After-school smoke? The problem with tobacco retailers near schools
Kindergartners through seniors in high school don’t have to go far to pass a tobacco retailer, especially if they attend schools with large low-income or minority student populations.
77% of public schools are within a 10-minute walk of at least one outlet selling tobacco
More than three-quarters of public schools are within a 10-minute walk of at least one outlet selling tobacco, according to a 2016 study of more than 18,000 public schools across the country. For schools with the heaviest concentrations of low-income students, there is an average of nearly 11 stores selling tobacco within a 10-minute walk, or 800 meters.
That’s a problem, because exposure to tobacco advertising in retail environments is linked with an increased likelihood of children and adolescents trying smoking and becoming smokers in the future.
When retailers are located near schools, students are more exposed to the industry’s top marketing venue. Virtually all the industry’s $8.5 billion annual marketing expenditure—more than 96 percent of it—goes to marketing in retail environments, including in-store advertisements, discounts and product displays behind check-out counters.
Retail marketing is linked to impulse purchases, an increased likelihood of young people starting to smoke and decreased success for people attempting to quit. About one-third of teenage experimentation with smoking can be attributed to tobacco advertising and promotional activities.
Research has also shown that the smoking rate is higher at schools in neighborhoods with a dense concentration of tobacco outlets than in neighborhoods without tobacco retailers.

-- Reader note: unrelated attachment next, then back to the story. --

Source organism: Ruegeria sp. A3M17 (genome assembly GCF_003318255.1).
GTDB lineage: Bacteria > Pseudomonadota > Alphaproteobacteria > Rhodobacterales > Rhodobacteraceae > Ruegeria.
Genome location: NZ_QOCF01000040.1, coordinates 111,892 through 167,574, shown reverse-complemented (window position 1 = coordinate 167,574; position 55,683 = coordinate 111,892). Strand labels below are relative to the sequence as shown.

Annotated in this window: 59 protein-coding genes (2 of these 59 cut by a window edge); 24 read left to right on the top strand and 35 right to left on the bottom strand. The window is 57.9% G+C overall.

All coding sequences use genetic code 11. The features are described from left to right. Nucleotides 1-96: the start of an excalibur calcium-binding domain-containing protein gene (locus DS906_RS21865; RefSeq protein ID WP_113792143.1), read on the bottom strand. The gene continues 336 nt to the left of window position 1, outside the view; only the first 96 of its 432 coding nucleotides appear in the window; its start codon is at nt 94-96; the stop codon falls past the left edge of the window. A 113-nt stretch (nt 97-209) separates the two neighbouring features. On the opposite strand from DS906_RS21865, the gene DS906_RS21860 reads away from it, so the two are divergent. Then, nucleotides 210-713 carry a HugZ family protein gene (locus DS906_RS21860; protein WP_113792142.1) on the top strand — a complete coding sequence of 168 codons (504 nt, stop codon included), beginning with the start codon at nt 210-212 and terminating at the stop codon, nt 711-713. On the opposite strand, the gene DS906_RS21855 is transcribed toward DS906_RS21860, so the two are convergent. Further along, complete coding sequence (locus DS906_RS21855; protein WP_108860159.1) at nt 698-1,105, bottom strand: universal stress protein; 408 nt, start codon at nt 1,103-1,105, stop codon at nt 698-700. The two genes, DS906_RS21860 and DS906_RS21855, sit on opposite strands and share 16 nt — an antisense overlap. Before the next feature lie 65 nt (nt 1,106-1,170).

A few states and localities have tried to limit advertising near schools. Notably, Massachusetts issued a regulation banning tobacco ads within 1,000 feet of a school nearly two decades ago, but a tobacco company brought a challenge to the Supreme Court and won.
Tobacco retailers are more likely to be a short walk away from schools with larger low-income, black and Hispanic populations compared to schools with higher numbers of white and high-income students.
As low-income and minority populations increase at schools, so do the number of tobacco retailers nearby. For example, the number of outlets grows by 8 percent each time Hispanic enrollment increases by 10 percentage points.
Research from California established a link between school demographics and marketing practices as well. The study found that, as a high school’s African-American student population increased, the likelihood of Newport promotions went up and the cost of Newport packs went down. Newport is the most popular brand of menthol cigarettes, which are heavily marketed to the African-American community and are easier to smoke and harder to quit.
Read more about how tobacco is a social justice issue, including how it disproportionately affects the low-income community and racial and ethnic minorities.